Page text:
Now, he was very principled about not letting anybody else use the camera.

Morrison:

Yes.

Gingerich:

So I saw it there at the time he was working on it, but you couldnít touch it.

Morrison:

He told me these wonderful stories of his going to photograph the Copernicus manuscript in Cracow. Maybe you were there.

Gingerich:

I arranged it.

Morrison:

And you got the certain number of openings.

Gingerich:

Yes. When he came in with a group of us and saw the manuscript one afternoon, he took a certain number of pictures of us looking at the manuscript. Then he told me that he would like to go and photograph the manuscript itself. This was vacation time for the library and I said, ďWell, I have no idea if I can arrange it, but Iíll try.Ē I was promptly asked, ďWell, how many pictures does he want to take?Ē I knew that when he took pictures, it was reckoned in terms of hundreds rather than in terms of tens. So I said, ďOh, about ten openings.Ē So they agreed. The fact that he brought in these master and slave strobe lights, which had no wires connecting them, just had the librarians utterly fascinated and entranced. So they basically lost track of what was happening, namely that he was taking several hundred pictures of seven openings. They are wonderful pictures, of course. Itís interesting to get your take on this. I gather this was your high point as far as television was concerned. Did you ever go back to that medium?

Morrison:

Yes, but mostly in a more objective style. See, what happened was 1995 arrived. Thatís the best you can do for the anniversary of the bomb before it happens.

Gingerich:

I remember. You made a Nova program about the background radiation.

Morrison:

I made perhaps parts of ten programs, not only for Nova, but for the British, the Japanese, the Canadians, the Italians... Every four weeks another crew would come. They were not all about radiation. They were about something. There were very few other living actors in the scene. So they would come back with the TV experience.

Gingerich:

I remember the background radiation one in particular because we got a copy of it and I used it in my class for a number of years. We had a regular film program associated with it. It was difficult to get films that had the proper didactic content and at the same time something that would keep the students coming back to these sessions.

Morrison:

Yes, quite so.

Gingerich:

Now, how did you do The Ring of Truth simultaneously with your book review deadlines?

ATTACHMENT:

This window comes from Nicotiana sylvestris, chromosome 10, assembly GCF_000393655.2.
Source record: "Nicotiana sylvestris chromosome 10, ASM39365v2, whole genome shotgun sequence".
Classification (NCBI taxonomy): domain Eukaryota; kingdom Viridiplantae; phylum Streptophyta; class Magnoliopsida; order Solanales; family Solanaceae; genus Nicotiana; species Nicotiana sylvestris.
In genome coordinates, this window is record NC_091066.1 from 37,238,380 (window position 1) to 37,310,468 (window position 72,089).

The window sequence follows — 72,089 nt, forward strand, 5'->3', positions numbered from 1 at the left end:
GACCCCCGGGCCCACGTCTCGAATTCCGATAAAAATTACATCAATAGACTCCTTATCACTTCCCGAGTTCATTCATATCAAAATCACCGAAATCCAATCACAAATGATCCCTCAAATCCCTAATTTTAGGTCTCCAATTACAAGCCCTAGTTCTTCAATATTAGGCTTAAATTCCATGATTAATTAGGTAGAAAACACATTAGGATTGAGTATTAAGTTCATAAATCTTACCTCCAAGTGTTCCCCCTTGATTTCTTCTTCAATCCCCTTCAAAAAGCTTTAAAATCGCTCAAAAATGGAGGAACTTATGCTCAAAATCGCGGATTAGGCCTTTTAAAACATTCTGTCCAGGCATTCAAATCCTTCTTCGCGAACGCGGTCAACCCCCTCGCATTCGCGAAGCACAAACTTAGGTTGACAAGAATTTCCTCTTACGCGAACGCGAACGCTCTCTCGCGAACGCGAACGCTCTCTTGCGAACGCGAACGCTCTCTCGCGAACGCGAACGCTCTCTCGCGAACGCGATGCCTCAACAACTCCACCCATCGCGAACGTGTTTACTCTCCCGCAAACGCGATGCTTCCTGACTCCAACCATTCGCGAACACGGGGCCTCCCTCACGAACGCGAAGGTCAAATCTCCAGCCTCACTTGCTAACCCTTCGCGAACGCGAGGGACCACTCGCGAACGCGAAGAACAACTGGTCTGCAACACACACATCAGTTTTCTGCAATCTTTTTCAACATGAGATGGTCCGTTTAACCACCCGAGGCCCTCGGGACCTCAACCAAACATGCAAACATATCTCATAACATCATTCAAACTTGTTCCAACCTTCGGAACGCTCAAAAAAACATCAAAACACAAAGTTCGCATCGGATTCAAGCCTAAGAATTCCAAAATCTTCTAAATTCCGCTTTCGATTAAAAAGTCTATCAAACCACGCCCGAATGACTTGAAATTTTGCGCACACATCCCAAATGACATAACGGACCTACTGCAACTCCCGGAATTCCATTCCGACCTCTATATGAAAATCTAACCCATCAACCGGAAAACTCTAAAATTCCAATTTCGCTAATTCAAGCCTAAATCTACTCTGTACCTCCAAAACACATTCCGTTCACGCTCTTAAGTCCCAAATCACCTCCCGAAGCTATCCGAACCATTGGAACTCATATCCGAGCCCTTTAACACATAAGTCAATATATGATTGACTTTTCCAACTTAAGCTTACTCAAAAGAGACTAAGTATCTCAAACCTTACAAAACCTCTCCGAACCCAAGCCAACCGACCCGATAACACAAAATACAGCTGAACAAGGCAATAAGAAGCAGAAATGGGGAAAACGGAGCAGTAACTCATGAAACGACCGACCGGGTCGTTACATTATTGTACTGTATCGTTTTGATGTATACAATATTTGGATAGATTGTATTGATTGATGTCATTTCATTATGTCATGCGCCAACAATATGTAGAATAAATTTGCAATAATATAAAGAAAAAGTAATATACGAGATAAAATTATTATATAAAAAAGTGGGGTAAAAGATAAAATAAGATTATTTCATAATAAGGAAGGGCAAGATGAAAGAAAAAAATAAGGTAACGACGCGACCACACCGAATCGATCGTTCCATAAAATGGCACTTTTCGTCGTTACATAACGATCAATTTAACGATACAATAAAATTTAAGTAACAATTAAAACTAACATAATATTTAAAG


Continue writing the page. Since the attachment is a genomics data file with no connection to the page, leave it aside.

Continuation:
Morrison:

Thatís a nice question, isnít it. You did something there, too. You took care of a couple of obligations.

Gingerich:

That was when you were writing the essays. Was that the same time?

Morrison:

I think so.

Kaiser:

Do you mean Nothing is Too Wonderful to be True? Which essays do you think?

Morrison:

Iím not sure.

Gingerich:

The essays in Scientific American, after Phil stopped doing the book reviews, he became an essayist for them.

Morrison:

Right.

Gingerich:

Is it possible that you were into those essays already at this time?

Morrison:

I donít think so.

Gingerich:

I think you were doing book reviews still.

Morrison:

Yes.

Kaiser:

This is 1987, I think.

Gingerich:

Definitely you were doing book reviews.

Morrison:

Yes.

Gingerich:

So how did you manage to do both?

Morrison:

By never stopping to think. I donít know.

Gingerich:

I found your Long Look at the Literature, the 100 Memorable Science Books.

Morrison:

Yes.

Gingerich:

Did you choose the 100 reviews?

Morrison:

Indeed I did.

Gingerich:

I figured it must have had your stamp, but it must not have been necessarily too easy.

Morrison:

Actually, it wasnít easy. I chose them on the basis not of the review but of the book. Then I tempered that a bit because some good reviews I could recognize as less appealing books. See, there are two things I could look at: a list of the reviews and a list of the books.

Gingerich:

Itís delightfully idiosyncratic, the choice.

Morrison:

Yes, you can be sure of that.

Gingerich:

Like the one in here on snack foods.

Morrison:

That was so famous. You were right, but you pick up just what experience teaches. I somehow did a book on ice cream.

Gingerich:

On ice cream? But that is not in here?

Morrison:

No. But I learned there was a big literature in the food world about making ice cream with microphotographs, phase changes, and thermodynamics of all kinds. Then the same thing happens for other topics as well. So I became adept in this literature, and got these books and the references would no doubt make a track. So I thought about snack foods, which is mostly about heating them hot enough to toast them without making them too burnt-flavored. The same thing took place between Mr. Post and Mr. Kellogg in Battle Creek, Michigan, at the turn of the century.

Gingerich:

That I didnít read here. Was that in another review that isnít—

Morrison:

No doubt, yes. Thatís how I learned it. But one of them invented the idea of flakes. The other invented shredded wheat, which was fibrous. They thought they would get together. They were both health food nuts, and they made these foods around Battle Creek, Michigan because they each had a sanitarium there. This was their health. It really was. It was not just every day. It was a bonanza to have everybody eat it. They had just thought of their patients. So Mr. Post said, ďWe must toast it.Ē Thatís when he invented Post Toasties. You have to admit itís a great invention. And Mr. Kellogg accepted that his edible yarn could be toasted as well.

Gingerich:

And I love the juxtaposition. Itís probably an error to refer to them as two SETI books. One about all of the cross-country photographs of flying saucer replicas and the likes with a very futuristic book on space travel. To put the two together in the same review must have been just a bit tongue-in-cheek, but it was an interesting kind of way to let one reflect off the other. I did not read the entire book, but itís the kind of book you can just leaf through and sample.